Food safety standards refer to regulations and laws created by a number of agencies to try to ensure that consumers have access to safe food that is free of dangerous or diseased substances. Throughout the world, there are numerous agencies given this task, and others that have the job of making sure such standards are enforced. In Europe, for instance, one of the most influential bodies in creating food safety standards is the World Health Organization. In the US, regulations may be created and/or enforced by a number of separate groups include the US Health and Human Services, the Department of Agriculture, the Food and Drug Administration, and smaller regional or state groups.
The various food safety standards that may exist can cover a many different areas. They could apply to how food is transported or refrigerated. They might cover food handling, labeling, or mixing of foods. Usually addressed are things like how and when to inspect for contaminants of chemical or bacterial nature, and under what circumstances food is not safe and must be discarded.
As previously stated, the goal of all of these laws, and there are many of them, is to ensure that people buy safe food. Yet it’s very clear that the purposeful violation of food and safety standards and regulations don’t always address certain things. In late 2009, the New York Times published an extensive piece regarding how easy it was, given present laws, to miss the bacteria e. coli in ground beef. Such exposés and repeated cases of food poisoning in the US and Europe call to attention the loopholes that exist in food safety standards.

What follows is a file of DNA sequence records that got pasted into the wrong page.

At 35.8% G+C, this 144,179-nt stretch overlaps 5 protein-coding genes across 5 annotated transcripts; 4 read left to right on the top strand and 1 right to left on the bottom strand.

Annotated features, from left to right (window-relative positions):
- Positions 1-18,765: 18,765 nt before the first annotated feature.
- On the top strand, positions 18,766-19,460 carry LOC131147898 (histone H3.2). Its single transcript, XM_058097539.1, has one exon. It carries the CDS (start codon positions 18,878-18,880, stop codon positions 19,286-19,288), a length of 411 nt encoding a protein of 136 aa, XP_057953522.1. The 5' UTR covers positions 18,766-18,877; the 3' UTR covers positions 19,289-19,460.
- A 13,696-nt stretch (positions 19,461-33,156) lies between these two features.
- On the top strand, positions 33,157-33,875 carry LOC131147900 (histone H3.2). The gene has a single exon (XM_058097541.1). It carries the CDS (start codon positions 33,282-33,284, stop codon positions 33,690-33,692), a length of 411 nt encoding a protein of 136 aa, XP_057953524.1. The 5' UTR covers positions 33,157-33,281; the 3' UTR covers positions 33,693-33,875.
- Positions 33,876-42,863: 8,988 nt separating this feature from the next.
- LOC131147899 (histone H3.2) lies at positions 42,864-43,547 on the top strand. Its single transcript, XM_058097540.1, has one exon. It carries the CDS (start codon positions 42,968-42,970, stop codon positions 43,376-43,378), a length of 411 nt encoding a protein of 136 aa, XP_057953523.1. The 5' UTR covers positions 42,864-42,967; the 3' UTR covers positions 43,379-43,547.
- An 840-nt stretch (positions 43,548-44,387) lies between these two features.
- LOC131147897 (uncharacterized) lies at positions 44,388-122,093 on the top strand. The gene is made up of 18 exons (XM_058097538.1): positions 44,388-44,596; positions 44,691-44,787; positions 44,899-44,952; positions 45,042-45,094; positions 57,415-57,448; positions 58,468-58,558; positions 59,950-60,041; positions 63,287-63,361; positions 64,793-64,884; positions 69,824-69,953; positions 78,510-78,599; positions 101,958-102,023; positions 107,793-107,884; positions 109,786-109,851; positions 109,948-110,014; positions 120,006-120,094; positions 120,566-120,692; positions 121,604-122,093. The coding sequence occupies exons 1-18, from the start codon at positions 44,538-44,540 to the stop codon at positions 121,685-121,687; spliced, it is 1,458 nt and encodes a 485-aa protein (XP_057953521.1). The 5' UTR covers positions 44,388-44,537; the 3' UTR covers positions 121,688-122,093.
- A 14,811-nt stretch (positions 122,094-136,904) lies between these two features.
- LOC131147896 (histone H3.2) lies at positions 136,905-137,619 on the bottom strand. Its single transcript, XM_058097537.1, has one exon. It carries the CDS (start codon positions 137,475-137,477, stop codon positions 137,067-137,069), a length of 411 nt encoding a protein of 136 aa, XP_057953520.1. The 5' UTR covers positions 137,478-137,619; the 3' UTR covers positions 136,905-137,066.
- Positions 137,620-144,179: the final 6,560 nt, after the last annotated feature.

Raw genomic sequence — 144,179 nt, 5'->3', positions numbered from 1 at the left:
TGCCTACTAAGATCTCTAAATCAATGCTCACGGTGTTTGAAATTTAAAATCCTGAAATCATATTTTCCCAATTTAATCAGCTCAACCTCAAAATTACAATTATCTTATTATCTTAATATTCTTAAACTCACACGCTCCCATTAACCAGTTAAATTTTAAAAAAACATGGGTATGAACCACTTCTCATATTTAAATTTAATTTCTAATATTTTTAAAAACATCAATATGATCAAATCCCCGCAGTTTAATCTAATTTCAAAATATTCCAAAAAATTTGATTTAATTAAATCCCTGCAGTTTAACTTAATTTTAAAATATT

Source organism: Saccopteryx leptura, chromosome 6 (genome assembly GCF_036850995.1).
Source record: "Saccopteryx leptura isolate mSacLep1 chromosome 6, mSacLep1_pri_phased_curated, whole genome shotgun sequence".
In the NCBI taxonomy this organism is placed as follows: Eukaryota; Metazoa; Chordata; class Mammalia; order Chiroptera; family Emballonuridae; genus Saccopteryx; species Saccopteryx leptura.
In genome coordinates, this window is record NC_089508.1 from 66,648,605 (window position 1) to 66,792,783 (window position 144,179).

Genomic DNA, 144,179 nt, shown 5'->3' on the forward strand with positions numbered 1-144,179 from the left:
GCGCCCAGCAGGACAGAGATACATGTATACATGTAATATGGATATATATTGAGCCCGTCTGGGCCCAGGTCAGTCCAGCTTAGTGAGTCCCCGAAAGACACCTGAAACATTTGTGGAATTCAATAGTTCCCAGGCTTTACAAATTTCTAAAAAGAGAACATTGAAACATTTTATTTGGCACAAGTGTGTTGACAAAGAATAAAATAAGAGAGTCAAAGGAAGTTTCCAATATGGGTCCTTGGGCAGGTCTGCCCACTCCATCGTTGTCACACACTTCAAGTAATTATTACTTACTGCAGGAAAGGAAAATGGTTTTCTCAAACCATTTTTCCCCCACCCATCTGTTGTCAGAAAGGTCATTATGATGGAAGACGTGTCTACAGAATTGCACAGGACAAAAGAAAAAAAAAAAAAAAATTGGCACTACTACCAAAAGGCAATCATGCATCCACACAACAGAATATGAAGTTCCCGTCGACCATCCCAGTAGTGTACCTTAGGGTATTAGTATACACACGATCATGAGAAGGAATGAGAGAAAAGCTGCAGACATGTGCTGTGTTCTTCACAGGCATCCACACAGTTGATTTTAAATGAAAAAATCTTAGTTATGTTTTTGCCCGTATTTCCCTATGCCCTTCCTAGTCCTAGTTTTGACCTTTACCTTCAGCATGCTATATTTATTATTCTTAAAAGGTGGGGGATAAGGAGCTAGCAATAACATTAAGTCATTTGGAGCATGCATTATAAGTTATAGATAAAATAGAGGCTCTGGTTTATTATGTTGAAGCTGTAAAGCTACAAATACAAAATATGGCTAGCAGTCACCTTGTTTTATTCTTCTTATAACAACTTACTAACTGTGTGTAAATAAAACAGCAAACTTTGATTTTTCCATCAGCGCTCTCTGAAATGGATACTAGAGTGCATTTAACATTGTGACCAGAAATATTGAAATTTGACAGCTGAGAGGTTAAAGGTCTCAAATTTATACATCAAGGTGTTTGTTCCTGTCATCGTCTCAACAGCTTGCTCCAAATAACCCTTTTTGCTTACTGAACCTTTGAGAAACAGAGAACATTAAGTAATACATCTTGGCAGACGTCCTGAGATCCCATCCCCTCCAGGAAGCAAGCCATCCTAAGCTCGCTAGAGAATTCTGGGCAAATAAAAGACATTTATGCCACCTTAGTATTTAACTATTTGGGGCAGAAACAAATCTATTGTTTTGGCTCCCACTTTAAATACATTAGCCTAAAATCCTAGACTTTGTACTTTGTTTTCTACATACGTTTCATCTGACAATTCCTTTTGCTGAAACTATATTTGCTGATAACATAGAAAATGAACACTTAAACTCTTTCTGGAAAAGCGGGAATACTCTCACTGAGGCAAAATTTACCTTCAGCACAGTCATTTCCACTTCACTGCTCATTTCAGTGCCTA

These loopholes may also exist when inspection is shared by more than one agency, or alternately when additional laws regarding protected naming food must be honored. At the state level, for example, food inspectors must make sure that food is safe and consumable, posing no hazard to the consumer and that it meets all requirements to be labeled in a certain way. Knowing the definition of things like “organic,” “natural” and other words may mean rigidly following specific legislation.
It is undoubtedly true that for food producers, meeting food safety standards can be an onerous task. On the other hand, selling unsafe food creates risk to the consumer and makes the company liable. The company that sickens, permanently injures or kills people due to ignorance or disregard of the law or failure of inspection is likely to suffer economically, often for a long time. Still, compliance with all standards is very complicated, and companies must ensure that all employees are trained in existing rules and regulations.
Sometimes food safety standards can apply to the way consumers use food or they may be implemented so that consumers remain knowledgeable. In the late 2000s, the US started a new alert system so people would have easier access to finding out when contamination outbreaks occur and if food they purchased might be contaminated. Also, many inspection agencies give safe food handling and cooking instructions so people will not accidentally sicken themselves at home via improper food preparations techniques.